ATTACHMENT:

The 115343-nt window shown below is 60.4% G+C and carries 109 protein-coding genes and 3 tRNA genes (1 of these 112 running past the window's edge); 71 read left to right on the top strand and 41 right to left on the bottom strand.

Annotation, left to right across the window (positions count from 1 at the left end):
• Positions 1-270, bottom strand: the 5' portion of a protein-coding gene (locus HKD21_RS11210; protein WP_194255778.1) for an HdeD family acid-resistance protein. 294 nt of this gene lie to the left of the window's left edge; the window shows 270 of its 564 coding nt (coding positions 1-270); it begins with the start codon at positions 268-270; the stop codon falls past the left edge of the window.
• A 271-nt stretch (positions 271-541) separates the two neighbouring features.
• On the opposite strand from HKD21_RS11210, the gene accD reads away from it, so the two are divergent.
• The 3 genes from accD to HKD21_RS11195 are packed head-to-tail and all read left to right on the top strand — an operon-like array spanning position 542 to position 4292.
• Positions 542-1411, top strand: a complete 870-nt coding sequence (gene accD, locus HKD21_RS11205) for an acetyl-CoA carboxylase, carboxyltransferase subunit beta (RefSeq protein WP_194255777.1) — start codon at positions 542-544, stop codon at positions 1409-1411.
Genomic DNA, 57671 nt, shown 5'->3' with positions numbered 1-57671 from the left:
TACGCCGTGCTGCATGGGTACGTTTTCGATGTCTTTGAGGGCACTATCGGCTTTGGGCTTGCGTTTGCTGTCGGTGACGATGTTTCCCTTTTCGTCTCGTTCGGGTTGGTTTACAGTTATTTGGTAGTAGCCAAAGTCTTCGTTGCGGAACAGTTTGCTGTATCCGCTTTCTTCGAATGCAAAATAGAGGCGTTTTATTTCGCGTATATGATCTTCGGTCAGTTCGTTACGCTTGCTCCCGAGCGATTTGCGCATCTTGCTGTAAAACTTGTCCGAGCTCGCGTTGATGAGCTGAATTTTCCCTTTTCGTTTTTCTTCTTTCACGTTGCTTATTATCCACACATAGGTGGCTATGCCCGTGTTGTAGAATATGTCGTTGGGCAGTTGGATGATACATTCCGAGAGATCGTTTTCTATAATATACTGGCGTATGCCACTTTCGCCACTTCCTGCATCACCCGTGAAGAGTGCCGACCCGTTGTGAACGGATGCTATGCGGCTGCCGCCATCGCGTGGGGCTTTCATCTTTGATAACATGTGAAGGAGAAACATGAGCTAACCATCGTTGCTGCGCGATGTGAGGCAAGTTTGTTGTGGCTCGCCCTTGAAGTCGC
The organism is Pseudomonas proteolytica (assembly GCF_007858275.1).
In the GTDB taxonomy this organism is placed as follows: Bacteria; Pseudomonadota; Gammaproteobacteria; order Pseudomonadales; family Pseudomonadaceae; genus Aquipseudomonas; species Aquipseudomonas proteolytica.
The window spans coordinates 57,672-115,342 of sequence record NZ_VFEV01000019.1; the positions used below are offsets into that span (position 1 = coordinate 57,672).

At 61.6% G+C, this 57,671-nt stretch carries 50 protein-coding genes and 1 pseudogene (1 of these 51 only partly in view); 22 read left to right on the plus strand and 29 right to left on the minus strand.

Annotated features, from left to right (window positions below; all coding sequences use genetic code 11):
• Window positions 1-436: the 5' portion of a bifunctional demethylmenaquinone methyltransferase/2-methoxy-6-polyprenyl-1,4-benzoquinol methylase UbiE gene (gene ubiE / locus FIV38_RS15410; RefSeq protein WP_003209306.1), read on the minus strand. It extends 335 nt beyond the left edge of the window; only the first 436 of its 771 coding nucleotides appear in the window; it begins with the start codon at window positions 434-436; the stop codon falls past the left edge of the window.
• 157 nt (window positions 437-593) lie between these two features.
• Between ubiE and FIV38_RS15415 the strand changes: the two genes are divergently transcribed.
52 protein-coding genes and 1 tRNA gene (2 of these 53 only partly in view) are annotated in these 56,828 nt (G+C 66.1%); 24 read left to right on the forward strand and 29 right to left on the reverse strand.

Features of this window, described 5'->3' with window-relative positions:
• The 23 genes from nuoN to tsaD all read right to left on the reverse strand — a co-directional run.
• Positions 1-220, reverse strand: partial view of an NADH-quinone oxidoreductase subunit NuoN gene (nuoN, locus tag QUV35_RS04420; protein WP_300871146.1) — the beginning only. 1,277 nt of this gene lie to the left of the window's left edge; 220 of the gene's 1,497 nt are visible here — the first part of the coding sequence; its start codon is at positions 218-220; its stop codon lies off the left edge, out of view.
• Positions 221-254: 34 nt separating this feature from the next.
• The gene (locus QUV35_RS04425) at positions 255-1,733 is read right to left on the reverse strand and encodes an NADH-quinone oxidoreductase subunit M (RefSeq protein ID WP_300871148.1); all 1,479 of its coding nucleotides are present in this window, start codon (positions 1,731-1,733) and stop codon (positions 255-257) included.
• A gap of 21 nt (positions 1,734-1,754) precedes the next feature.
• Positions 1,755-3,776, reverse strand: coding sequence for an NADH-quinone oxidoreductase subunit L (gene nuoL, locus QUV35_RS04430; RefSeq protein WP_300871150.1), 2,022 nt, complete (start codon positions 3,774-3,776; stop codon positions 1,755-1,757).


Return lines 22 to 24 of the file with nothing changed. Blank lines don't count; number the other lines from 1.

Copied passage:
• Positions 221-254: 34 nt separating this feature from the next.
• The gene (locus QUV35_RS04425) at positions 255-1,733 is read right to left on the reverse strand and encodes an NADH-quinone oxidoreductase subunit M (RefSeq protein ID WP_300871148.1); all 1,479 of its coding nucleotides are present in this window, start codon (positions 1,731-1,733) and stop codon (positions 255-257) included.
• A gap of 21 nt (positions 1,734-1,754) precedes the next feature.